A sign that reads, "Corporate social responsibility."

Image credit: Shutterstock

Corporate social responsibility is the idea that companies should be giving back to the community and the world at large. It can take on many forms, including everything from setting up a charitable department that finds worthy causes to donate to, to revamping production to be more environmentally friendly. It can even be as simple as treating employees better through improved wages and benefits.

Studies have shown that consumer perceptions of such actions are important. In fact, companies that make a habit out of giving back to their communities reap the benefits of doing so, generally in the form of profits. This couldn’t be more important than at a time like today, when an increasing number of people are becoming socially conscious.

Of course, there are always those cynics among us who see such actions as simply an attempt to cash in on good will. But it turns out that employees can see the difference, and they don’t take kindly to their employers faking it.

A study published in September 2016 by researchers from the University of Ottawa looked at responses from over a thousand workers. Researchers found that employees could tell when their company was simply trying to get attention in order to improve profits. But that’s not all they found.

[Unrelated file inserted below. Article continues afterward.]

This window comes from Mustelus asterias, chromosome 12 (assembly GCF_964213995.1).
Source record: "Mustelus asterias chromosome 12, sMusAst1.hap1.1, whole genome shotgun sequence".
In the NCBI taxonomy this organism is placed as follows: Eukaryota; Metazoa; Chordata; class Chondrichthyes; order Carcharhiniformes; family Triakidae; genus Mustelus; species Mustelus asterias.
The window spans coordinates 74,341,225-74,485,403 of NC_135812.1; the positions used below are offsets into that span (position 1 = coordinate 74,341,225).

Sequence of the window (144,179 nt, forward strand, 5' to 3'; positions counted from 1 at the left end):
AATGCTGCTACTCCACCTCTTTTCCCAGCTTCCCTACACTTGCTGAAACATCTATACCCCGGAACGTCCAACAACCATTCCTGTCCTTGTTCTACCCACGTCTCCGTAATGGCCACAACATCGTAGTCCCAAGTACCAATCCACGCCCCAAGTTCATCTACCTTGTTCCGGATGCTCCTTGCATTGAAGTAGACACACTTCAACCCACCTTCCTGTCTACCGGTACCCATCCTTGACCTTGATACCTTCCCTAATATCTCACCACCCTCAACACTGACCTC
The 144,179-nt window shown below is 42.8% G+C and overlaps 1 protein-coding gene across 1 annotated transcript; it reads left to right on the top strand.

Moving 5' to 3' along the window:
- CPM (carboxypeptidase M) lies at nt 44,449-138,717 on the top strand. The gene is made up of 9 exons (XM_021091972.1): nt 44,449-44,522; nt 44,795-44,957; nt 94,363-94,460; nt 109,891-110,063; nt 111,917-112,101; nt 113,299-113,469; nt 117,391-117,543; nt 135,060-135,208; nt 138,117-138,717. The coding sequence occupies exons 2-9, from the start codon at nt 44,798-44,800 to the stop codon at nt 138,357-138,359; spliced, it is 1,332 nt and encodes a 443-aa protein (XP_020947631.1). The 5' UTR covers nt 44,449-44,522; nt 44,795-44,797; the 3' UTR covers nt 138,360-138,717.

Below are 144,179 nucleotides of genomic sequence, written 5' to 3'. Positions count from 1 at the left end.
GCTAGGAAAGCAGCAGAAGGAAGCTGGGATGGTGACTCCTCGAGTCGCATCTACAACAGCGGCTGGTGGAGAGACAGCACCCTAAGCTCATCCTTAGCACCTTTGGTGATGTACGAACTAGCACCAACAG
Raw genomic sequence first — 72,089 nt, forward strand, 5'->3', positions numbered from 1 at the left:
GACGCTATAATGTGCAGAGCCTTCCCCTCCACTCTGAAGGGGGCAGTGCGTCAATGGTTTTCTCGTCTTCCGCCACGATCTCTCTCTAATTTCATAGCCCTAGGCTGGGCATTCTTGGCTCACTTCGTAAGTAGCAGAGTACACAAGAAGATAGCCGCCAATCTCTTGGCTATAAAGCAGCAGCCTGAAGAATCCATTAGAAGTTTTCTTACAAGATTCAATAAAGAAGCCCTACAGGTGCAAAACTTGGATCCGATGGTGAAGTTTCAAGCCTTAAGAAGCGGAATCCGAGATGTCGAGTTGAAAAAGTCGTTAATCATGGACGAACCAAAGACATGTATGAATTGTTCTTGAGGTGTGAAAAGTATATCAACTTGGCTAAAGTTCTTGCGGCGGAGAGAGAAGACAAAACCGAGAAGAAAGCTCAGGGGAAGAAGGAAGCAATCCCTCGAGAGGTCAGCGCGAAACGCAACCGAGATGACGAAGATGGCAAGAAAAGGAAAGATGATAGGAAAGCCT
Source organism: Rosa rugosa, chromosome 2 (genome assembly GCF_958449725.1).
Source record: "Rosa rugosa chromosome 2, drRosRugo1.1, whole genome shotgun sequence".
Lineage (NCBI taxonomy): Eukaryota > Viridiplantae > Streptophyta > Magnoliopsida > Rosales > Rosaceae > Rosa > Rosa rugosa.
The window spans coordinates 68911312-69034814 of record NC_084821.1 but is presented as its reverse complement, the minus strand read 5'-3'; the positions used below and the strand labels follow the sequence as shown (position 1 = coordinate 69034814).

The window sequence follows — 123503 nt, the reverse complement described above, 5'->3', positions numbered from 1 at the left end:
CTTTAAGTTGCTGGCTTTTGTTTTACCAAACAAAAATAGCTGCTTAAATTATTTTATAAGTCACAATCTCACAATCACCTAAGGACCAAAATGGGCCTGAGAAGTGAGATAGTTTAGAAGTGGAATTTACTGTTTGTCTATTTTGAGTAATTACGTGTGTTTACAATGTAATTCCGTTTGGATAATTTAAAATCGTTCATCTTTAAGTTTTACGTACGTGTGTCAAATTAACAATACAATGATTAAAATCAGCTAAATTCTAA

Researchers found that workers who believed their employer’s charitable efforts were disingenuous were less likely to work as hard. Some responses revealed that the workers were even willing to look for another job.

Think about it for a second. If you’re working for a company that claims they care about the environment, but they actually engage in environmentally harmful practices, wouldn’t that give you a resentful attitude towards your company? And if the company can’t be trusted to tell the truth to consumers, why would you as an employee trust them either?

About 

Martin Ackerman is a freelance writer and current editor originally from Staten Island, NY. His university schooling focused on English education and Japanese. He has a (not so secret) passion for art history and political science. When he isn't writing or editing you can find him at sci-tech conventions, building the latest LEGO city or pampering his cat, Tea. You can follow him on Twitter @MarMackerman.